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Family focused therapy is more effective than crisis management for preventing relapse after a bipolar episode
  1. Ari E Zaretsky, MD FRCP(C)
  1. Assistant Professor, Department of Psychiatry, University of Toronto,
    Toronto, Canada

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Q For outpatients with a recent bipolar episode, does family focused therapy reduce relapse and improve adherence to drug treatment compared with a less intensive crisis management intervention?


Embedded ImageDesign:

Randomised controlled trial.

Embedded ImageAllocation:


Embedded ImageBlinding:

Participants and practitioners not blinded. Blinded observers assessed results for treatment adherence.

Embedded ImageFollow up period:

Up to 24 months.

Embedded ImageSetting:

Outpatient clinic, Colorado, USA.

Embedded ImagePatients:

101 people (18–62 years; mean age 36 years; 64 women) with bipolar disorder episode (DSM IIIR and DSM IV, diagnosed by Structured Clinical Interview) within past 3 months; with family support. Exclusions: neurological or developmental comorbidity; recent substance misuse. Participants recruited from inpatient and outpatient settings.

Embedded ImageIntervention:

Family focused therapy or crisis management. Concomitant drug therapy and other aspects of usual care were permitted in both groups as needed. Family focused therapy: 20 one hour long sessions over nine months, delivered by trained therapists, consisting of psychoeducation; communication enhancement, and problem solving skills training. Crisis management: two one hour family education sessions in the home in the first two months, followed by crisis intervention sessions as needed to resolve family conflicts and prevent relapse.

Embedded ImageOutcomes:

Relapse; adherence to drug therapy (rated from 1 (poor adherence) to 3 (good adherence)) based on patient, physician, and family report.

Embedded ImagePatient follow up:

Family focused therapy: 22/31 (71%) up to 24 months; crisis management: 43/70 (61%) to 24 months.


Family focused therapy resulted in fewer relapses compared with crisis management (35% v 54%, p<0.005). Family focused therapy significantly increased time to relapse compared with crisis management (intention to treat analysis; mean time to relapse: 74 weeks with family focused therapy v 53 weeks with crisis management; hazard ratio: 0.38; 95% CI 0.20 to 0.75). Family focused therapy improved adherence with drug therapy compared with crisis management (mean adherence score: 2.77 with family focused therapy v 2.56 with crisis management; p = 0.04).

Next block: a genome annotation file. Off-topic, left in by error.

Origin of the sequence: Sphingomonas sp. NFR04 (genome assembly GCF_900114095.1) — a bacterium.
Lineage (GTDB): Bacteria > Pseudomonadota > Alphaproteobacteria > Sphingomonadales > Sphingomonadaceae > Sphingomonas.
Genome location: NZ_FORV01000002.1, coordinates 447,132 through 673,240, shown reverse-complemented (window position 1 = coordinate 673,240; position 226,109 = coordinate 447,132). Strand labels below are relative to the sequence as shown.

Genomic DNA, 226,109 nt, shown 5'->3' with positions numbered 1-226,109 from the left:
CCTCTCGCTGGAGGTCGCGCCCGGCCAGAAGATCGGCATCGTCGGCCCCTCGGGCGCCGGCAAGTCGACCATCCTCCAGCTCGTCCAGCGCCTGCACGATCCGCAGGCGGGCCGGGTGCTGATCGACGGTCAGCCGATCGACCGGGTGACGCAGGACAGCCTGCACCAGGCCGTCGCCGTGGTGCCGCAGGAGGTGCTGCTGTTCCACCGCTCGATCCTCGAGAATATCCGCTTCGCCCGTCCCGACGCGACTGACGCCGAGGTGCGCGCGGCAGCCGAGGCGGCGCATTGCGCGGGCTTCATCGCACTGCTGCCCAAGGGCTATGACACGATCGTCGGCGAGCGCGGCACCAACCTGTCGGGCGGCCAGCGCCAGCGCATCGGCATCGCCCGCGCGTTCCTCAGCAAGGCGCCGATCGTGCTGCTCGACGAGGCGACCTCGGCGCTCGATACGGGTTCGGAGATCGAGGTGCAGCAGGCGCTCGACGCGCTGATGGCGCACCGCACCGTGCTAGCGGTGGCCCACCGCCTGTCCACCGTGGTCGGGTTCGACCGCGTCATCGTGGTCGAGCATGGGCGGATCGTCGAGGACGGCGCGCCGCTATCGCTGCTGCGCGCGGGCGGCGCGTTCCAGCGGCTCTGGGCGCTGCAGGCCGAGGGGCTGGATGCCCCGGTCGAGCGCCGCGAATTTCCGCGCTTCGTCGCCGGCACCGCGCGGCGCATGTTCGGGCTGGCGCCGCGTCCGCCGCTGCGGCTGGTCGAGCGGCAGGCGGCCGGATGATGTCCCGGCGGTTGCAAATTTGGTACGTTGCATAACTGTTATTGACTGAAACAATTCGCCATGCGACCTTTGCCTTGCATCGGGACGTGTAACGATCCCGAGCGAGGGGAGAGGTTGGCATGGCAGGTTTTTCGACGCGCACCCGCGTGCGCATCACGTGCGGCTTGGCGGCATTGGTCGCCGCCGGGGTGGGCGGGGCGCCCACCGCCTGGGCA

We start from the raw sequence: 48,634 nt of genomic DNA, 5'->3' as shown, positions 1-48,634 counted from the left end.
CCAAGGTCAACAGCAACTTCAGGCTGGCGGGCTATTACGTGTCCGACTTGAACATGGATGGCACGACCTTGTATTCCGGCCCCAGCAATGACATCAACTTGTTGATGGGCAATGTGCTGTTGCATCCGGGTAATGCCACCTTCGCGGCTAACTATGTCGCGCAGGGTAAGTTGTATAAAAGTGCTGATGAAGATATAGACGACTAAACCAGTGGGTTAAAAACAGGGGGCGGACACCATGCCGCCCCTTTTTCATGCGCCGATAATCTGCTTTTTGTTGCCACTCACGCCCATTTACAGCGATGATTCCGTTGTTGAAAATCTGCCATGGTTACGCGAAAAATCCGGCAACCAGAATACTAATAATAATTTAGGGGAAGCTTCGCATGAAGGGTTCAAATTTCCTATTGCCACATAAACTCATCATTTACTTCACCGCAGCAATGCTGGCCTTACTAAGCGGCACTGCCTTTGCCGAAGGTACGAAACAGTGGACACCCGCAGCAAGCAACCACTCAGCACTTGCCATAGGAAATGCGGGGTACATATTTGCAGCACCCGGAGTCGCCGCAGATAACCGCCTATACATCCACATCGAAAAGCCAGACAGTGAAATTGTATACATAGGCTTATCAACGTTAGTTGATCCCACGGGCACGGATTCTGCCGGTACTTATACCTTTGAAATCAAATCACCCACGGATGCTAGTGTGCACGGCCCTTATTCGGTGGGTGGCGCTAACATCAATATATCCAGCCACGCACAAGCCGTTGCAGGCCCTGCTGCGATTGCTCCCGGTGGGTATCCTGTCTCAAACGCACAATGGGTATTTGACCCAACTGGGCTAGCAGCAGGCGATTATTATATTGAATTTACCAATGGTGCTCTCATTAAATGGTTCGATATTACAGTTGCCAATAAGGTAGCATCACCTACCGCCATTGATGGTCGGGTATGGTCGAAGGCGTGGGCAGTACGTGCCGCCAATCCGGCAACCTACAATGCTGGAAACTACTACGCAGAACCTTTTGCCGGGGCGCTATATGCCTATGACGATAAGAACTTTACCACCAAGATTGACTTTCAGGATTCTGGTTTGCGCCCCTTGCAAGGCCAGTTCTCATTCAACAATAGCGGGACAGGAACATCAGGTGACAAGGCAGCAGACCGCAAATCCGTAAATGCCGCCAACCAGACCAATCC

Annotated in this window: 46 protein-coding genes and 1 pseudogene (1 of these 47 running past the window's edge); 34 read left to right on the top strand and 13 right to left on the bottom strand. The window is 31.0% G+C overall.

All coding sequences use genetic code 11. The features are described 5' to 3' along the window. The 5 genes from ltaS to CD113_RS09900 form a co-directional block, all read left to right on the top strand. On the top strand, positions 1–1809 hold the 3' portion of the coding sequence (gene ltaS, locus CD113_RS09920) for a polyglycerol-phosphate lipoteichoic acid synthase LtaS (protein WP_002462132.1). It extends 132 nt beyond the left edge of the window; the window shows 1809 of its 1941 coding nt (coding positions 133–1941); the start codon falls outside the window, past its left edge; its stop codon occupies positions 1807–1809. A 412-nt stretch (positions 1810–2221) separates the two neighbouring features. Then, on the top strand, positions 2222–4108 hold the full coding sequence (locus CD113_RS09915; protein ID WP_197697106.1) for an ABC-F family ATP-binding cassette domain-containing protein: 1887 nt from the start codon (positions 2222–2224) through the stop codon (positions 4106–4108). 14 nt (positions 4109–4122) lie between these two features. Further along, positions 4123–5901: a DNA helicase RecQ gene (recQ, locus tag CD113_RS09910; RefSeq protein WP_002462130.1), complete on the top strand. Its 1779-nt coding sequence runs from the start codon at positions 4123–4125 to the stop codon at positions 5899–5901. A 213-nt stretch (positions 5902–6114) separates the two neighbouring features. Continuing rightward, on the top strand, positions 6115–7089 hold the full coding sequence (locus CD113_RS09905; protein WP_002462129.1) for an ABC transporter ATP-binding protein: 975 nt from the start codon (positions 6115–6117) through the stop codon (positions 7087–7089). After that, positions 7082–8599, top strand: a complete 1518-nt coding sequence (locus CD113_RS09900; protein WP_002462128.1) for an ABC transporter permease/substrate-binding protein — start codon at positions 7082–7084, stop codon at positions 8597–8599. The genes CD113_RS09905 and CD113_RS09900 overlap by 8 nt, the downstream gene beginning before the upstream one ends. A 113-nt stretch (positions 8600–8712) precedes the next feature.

Family focused therapy reduces relapse and improves drug adherence compared with crisis management in people with a recent bipolar episode.


The authors of this study have added to a recently burgeoning literature that attests to the feasibility and efficacy of manualised, psychosocial interventions as adjuncts to pharmacotherapy in the treatment of bipolar disorder.1–,4 The authors are to be commended for conducting a randomised controlled trial with a credible control intervention and for following bipolar patients for 15 months after the protocol ended. Family focused therapy conferred a clinically significant protection against relapse and time to relapse compared with basic psychoeducation and crisis management.

What still remains to be established is the mechanism of family focused therapy and other empirically supported psychosocial interventions such as cognitive behavioural therapy and psychoeducation. All of these interventions share an emphasis on psychoeducation and self monitoring in order to increase medication adherence and identify the prodromal symptoms of relapse. It remains to be seen whether more treatment specific interventions, such as cognitive restructuring techniques in cognitive behavioural therapy or communication training techniques in family focused therapy, are actually active ingredients. In addition, none of the recent studies to date has rigorously controlled for treatment intensity as well as medication intensity (which might have changed in those patients who were monitored more closely).



  • For correspondence: Professor D J Miklowitz, Deprtment of Psychology, Dvaie Hall, Campus Box 3270, University of North Carolina at Chapel Hill, Chapel Hill NC 27599-3270;

  • Sources of funding: National Institute of Mental Health, USA; National Alliance for Research on Schizophrenia and Depression, Chicago, USA; John D and Catherine T MacArthur Foundationm Network on the Psychology of Depression, Chicago, USA.

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